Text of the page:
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This is what I use. Get the biggest one you have storage room for: the longer it is, the easier it is to get through a cut in one motion (plus the weight of the blade does a lot of work for you). Keep in mind that this style of knife cuts best on the drawstroke, it can take some getting used to. ETA If you don't like that, this is another good option.
You might also want a boning knife for trimming off silverskin.
Your photo looks like a restaurant-supply brand. Fibrox is about as close as you'll get in a consumer-facing brand.
Edit: a boning knife may be a better match. The blade in the photo is long but usually boning knives are around 6":
I am a meat cutter and I use this Victorinox 10 inch knife and a smaller 6 inch victorinox for trimming steaks. I was wanting to know a good beginner sharpening kit I could get thats not to expensive. I am not sure what counts as a cheap price for stones, but I really don't want to spend more than $40-$50.
I also have this Kershaw pocket knife that has quickly chipped. Not sure if its the metal or what, but would like to know if I would have to buy a separate sharpening kit for a pocket knife.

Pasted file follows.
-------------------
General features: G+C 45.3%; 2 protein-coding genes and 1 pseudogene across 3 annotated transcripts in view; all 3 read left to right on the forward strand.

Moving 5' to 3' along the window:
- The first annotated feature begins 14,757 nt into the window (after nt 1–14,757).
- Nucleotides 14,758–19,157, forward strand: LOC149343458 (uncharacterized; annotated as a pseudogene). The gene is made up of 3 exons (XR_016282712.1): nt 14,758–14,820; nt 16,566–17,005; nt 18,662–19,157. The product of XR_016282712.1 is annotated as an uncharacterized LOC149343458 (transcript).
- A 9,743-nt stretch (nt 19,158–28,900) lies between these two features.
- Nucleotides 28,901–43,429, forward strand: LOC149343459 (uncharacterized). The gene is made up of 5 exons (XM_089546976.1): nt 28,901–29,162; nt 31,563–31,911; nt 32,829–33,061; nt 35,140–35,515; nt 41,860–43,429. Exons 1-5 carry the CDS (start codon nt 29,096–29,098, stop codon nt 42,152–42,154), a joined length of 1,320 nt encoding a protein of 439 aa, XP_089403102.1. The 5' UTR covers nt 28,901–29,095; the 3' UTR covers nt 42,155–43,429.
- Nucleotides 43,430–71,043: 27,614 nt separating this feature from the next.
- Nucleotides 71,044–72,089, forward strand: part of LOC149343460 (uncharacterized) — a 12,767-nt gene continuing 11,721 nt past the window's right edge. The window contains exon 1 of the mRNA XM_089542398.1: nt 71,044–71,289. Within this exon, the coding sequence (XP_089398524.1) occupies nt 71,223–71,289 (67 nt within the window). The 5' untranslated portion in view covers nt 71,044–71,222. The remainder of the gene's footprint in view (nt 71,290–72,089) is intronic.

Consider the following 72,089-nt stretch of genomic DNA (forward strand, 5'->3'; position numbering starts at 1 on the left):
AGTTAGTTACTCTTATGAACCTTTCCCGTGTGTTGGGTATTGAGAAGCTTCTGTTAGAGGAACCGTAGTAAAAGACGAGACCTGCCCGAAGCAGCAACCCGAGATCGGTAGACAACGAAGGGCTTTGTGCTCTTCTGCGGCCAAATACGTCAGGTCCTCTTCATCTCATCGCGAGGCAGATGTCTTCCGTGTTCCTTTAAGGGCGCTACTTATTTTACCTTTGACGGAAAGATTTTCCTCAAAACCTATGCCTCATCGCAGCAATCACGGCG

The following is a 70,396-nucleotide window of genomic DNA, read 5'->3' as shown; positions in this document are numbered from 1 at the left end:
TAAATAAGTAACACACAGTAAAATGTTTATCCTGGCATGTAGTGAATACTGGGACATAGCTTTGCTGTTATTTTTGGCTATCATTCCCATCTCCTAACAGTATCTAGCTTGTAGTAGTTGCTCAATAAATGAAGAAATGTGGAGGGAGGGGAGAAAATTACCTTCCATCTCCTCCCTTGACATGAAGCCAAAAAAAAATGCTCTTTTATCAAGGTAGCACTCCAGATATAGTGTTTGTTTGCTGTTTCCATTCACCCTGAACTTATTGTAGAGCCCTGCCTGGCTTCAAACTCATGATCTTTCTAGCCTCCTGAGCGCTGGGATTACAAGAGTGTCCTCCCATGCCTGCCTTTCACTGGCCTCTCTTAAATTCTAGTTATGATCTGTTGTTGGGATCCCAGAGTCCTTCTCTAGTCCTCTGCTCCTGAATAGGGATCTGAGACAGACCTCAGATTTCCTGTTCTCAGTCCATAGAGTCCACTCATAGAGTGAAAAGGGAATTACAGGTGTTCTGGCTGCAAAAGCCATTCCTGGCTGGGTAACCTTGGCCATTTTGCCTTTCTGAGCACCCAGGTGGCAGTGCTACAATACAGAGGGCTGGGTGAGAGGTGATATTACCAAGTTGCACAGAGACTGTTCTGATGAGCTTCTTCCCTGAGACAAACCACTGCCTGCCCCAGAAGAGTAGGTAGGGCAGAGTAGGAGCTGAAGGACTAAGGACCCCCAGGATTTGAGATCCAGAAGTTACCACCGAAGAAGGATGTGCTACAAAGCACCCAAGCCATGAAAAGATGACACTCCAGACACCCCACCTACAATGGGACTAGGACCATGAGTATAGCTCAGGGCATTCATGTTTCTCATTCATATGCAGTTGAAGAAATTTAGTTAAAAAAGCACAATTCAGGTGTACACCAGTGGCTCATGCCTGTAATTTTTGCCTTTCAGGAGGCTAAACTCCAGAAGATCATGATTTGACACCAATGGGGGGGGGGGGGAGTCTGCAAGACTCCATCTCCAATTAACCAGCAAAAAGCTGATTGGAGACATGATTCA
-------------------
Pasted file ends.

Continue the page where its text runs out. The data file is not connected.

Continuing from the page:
Similar to the 12" Kershaw Scimitar recommended above, I've cleaned/broken down a lot of salmon and larger trout with the Victorinox Forschner version of the same knives like this or this. Probably don't hold the edge as well as some, but I can get through 4-6 medium/large-ish fish (12-20lbs each) without needing to do any more than run it over a steel.
EDIT: Just noticed you want a flexible blade. These bigger blades do flex, but not like a narrow fillet knife. Definitely takes some getting used to. I can fillet smaller fish with my 10", but it doesn't flex like a narrower/lighter blade.
Definitely don't use a serrated knife. Use something like this: [link] or this [link]